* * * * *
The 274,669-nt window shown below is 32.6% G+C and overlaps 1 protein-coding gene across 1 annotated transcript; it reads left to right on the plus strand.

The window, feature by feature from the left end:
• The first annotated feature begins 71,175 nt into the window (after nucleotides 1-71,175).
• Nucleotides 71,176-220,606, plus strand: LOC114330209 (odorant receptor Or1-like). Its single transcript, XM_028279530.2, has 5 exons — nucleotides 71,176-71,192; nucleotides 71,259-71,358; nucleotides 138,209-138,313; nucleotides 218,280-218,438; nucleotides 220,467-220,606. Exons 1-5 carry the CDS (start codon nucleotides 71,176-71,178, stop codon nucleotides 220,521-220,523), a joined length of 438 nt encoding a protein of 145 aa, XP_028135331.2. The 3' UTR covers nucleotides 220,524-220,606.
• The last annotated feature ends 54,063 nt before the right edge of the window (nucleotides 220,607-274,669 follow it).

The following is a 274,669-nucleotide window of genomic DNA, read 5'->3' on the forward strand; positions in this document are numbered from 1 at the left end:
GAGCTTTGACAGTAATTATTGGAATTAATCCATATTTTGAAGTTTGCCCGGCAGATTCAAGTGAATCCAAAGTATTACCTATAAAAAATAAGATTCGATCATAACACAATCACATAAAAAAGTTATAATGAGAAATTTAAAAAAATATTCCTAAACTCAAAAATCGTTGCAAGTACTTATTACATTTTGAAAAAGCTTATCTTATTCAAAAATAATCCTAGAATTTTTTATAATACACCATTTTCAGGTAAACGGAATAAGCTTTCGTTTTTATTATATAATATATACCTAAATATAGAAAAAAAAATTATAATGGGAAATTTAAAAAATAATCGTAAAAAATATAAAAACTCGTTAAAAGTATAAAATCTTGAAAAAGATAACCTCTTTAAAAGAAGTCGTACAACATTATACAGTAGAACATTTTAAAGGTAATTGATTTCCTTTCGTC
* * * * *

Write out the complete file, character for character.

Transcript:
The 274,669-nt window shown below is 32.6% G+C and overlaps 1 protein-coding gene across 1 annotated transcript; it reads left to right on the plus strand.

The window, feature by feature from the left end:
• The first annotated feature begins 71,175 nt into the window (after nucleotides 1-71,175).
• Nucleotides 71,176-220,606, plus strand: LOC114330209 (odorant receptor Or1-like). Its single transcript, XM_028279530.2, has 5 exons — nucleotides 71,176-71,192; nucleotides 71,259-71,358; nucleotides 138,209-138,313; nucleotides 218,280-218,438; nucleotides 220,467-220,606. Exons 1-5 carry the CDS (start codon nucleotides 71,176-71,178, stop codon nucleotides 220,521-220,523), a joined length of 438 nt encoding a protein of 145 aa, XP_028135331.2. The 3' UTR covers nucleotides 220,524-220,606.
• The last annotated feature ends 54,063 nt before the right edge of the window (nucleotides 220,607-274,669 follow it).

The following is a 274,669-nucleotide window of genomic DNA, read 5'->3' on the forward strand; positions in this document are numbered from 1 at the left end:
GAGCTTTGACAGTAATTATTGGAATTAATCCATATTTTGAAGTTTGCCCGGCAGATTCAAGTGAATCCAAAGTATTACCTATAAAAAATAAGATTCGATCATAACACAATCACATAAAAAAGTTATAATGAGAAATTTAAAAAAATATTCCTAAACTCAAAAATCGTTGCAAGTACTTATTACATTTTGAAAAAGCTTATCTTATTCAAAAATAATCCTAGAATTTTTTATAATACACCATTTTCAGGTAAACGGAATAAGCTTTCGTTTTTATTATATAATATATACCTAAATATAGAAAAAAAAATTATAATGGGAAATTTAAAAAATAATCGTAAAAAATATAAAAACTCGTTAAAAGTATAAAATCTTGAAAAAGATAACCTCTTTAAAAGAAGTCGTACAACATTATACAGTAGAACATTTTAAAGGTAATTGATTTCCTTTCGTC